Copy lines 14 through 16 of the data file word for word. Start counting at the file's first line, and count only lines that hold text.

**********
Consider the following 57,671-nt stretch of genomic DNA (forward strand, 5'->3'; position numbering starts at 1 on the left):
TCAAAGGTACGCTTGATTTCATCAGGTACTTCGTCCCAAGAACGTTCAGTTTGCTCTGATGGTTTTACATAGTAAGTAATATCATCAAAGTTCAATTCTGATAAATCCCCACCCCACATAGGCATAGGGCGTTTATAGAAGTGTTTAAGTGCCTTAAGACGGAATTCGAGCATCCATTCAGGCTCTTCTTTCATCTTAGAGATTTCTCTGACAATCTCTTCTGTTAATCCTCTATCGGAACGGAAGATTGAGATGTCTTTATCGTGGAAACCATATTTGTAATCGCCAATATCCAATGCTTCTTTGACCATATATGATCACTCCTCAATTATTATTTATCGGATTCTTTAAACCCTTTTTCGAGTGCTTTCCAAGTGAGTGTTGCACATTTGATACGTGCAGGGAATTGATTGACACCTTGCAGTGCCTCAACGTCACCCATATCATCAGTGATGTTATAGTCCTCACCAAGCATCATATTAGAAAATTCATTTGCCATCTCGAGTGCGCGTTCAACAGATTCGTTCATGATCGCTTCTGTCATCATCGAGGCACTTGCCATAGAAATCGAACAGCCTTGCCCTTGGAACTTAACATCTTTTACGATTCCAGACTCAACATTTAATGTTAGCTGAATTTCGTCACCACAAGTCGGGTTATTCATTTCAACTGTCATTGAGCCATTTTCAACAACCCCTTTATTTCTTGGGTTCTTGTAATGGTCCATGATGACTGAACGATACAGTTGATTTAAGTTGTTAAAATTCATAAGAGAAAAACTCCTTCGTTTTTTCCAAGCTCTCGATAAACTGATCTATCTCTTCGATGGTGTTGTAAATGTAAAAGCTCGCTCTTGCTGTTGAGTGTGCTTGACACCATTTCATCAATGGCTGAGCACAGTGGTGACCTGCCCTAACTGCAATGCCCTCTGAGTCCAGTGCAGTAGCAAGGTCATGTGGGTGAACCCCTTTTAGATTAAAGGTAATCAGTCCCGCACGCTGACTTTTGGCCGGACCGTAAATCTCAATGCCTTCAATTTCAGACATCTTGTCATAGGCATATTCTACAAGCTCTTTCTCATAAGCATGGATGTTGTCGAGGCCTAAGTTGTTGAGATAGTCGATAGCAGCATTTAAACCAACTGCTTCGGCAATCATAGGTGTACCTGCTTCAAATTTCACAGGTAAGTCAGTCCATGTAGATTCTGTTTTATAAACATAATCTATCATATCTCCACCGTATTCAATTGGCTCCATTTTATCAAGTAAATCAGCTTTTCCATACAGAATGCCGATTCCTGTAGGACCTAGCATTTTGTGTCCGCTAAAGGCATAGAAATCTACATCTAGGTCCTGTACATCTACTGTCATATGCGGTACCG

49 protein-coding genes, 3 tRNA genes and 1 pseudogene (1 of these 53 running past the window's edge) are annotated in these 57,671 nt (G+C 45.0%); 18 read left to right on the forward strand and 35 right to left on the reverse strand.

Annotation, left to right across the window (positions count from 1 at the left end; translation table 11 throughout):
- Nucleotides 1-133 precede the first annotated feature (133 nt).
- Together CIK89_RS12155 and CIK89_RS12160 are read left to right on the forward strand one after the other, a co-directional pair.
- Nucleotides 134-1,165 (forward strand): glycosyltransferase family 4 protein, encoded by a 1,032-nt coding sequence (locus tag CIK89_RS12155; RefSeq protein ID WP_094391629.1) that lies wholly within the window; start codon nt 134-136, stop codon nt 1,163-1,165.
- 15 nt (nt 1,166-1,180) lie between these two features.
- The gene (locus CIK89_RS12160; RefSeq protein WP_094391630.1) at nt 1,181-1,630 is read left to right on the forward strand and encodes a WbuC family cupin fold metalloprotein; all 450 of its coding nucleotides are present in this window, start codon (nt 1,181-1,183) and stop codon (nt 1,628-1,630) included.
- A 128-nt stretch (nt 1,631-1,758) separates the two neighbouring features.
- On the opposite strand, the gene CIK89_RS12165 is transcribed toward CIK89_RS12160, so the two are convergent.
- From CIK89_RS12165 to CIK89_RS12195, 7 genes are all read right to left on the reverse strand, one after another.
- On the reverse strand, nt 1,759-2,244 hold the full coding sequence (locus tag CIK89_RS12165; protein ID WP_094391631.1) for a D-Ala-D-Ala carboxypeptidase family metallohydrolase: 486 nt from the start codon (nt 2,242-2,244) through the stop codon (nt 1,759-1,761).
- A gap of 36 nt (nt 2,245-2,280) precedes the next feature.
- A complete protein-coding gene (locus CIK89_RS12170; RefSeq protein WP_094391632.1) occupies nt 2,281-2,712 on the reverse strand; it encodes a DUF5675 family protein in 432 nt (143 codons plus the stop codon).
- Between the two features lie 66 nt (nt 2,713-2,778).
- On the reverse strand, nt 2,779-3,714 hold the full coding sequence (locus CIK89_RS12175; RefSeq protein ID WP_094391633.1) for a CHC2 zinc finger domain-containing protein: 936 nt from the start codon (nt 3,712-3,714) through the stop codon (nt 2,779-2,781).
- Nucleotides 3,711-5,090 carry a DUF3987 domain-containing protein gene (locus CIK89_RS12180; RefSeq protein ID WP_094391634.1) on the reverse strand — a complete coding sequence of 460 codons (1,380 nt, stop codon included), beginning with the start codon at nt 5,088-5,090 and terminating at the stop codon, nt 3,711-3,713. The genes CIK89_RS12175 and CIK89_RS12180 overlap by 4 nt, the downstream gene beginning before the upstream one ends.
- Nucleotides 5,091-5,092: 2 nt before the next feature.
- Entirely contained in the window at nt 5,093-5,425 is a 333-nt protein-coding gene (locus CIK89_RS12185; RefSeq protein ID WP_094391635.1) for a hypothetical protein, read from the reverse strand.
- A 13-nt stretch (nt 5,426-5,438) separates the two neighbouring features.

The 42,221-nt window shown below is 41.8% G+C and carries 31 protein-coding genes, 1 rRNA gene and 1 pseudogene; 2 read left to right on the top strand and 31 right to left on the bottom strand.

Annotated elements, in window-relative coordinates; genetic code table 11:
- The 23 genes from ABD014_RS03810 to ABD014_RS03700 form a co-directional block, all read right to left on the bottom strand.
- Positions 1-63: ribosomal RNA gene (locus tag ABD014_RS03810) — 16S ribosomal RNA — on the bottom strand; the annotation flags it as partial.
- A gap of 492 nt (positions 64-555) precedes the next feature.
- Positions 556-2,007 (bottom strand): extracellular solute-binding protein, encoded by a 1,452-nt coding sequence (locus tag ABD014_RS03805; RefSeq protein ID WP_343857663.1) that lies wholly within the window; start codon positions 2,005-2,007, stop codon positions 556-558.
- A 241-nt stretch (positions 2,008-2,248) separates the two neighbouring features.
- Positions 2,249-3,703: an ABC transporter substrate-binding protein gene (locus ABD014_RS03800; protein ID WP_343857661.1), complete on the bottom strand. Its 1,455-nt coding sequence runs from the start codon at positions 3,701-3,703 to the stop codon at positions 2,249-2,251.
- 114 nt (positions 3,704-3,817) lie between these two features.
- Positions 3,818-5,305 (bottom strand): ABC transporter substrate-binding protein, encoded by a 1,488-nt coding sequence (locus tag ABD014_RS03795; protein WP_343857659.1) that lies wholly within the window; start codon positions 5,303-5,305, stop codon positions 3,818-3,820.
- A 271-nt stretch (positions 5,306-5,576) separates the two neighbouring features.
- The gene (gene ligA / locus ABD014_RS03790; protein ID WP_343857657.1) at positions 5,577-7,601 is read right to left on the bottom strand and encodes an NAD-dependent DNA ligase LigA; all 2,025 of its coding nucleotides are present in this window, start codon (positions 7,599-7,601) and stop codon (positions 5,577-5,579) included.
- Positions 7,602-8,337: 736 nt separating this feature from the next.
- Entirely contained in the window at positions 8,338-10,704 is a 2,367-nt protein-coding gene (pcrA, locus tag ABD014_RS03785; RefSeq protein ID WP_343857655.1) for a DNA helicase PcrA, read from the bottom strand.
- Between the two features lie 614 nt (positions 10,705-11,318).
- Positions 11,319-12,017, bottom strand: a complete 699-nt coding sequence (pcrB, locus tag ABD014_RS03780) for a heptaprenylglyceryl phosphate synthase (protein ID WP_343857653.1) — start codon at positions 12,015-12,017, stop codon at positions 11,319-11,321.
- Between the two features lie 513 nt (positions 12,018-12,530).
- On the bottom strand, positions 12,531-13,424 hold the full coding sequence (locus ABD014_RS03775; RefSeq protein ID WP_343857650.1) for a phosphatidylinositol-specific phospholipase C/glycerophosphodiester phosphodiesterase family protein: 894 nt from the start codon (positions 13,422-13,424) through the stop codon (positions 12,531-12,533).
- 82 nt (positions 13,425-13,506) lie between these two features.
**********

- A gap of 36 nt (nt 2,245-2,280) precedes the next feature.
- A complete protein-coding gene (locus CIK89_RS12170; RefSeq protein WP_094391632.1) occupies nt 2,281-2,712 on the reverse strand; it encodes a DUF5675 family protein in 432 nt (143 codons plus the stop codon).
- Between the two features lie 66 nt (nt 2,713-2,778).